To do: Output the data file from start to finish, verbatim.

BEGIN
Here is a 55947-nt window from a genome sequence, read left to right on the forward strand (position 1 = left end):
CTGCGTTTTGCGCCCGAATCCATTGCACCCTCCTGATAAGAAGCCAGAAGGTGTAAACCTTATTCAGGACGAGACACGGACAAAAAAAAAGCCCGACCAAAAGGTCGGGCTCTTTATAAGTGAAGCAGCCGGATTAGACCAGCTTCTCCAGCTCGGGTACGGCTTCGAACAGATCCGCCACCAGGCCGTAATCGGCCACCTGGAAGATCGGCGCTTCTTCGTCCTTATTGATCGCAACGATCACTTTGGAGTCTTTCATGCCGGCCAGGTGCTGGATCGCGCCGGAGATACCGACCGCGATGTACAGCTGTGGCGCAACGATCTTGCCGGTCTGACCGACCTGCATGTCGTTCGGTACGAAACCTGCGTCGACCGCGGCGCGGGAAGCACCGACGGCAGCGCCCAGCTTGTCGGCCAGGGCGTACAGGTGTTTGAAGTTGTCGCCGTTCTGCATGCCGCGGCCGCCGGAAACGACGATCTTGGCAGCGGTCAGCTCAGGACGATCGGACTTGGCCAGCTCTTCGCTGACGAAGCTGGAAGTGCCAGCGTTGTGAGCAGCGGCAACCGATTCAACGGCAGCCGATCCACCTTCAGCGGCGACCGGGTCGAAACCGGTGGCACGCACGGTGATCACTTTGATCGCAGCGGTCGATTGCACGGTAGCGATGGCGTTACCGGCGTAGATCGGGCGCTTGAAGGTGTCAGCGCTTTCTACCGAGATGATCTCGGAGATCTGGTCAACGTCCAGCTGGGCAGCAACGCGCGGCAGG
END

Here is a 55947-nt window from a genome sequence, read left to right on the forward strand (position 1 = left end):
CTGCGTTTTGCGCCCGAATCCATTGCACCCTCCTGATAAGAAGCCAGAAGGTGTAAACCTTATTCAGGACGAGACACGGACAAAAAAAAAGCCCGACCAAAAGGTCGGGCTCTTTATAAGTGAAGCAGCCGGATTAGACCAGCTTCTCCAGCTCGGGTACGGCTTCGAACAGATCCGCCACCAGGCCGTAATCGGCCACCTGGAAGATCGGCGCTTCTTCGTCCTTATTGATCGCAACGATCACTTTGGAGTCTTTCATGCCGGCCAGGTGCTGGATCGCGCCGGAGATACCGACCGCGATGTACAGCTGTGGCGCAACGATCTTGCCGGTCTGACCGACCTGCATGTCGTTCGGTACGAAACCTGCGTCGACCGCGGCGCGGGAAGCACCGACGGCAGCGCCCAGCTTGTCGGCCAGGGCGTACAGGTGTTTGAAGTTGTCGCCGTTCTGCATGCCGCGGCCGCCGGAAACGACGATCTTGGCAGCGGTCAGCTCAGGACGATCGGACTTGGCCAGCTCTTCGCTGACGAAGCTGGAAGTGCCAGCGTTGTGAGCAGCGGCAACCGATTCAACGGCAGCCGATCCACCTTCAGCGGCGACCGGGTCGAAACCGGTGGCACGCACGGTGATCACTTTGATCGCAGCGGTCGATTGCACGGTAGCGATGGCGTTACCGGCGTAGATCGGGCGCTTGAAGGTGTCAGCGCTTTCTACCGAGATGATCTCGGAGATCTGGTCAACGTCCAGCTGGGCAGCAACGCGCGGCAGG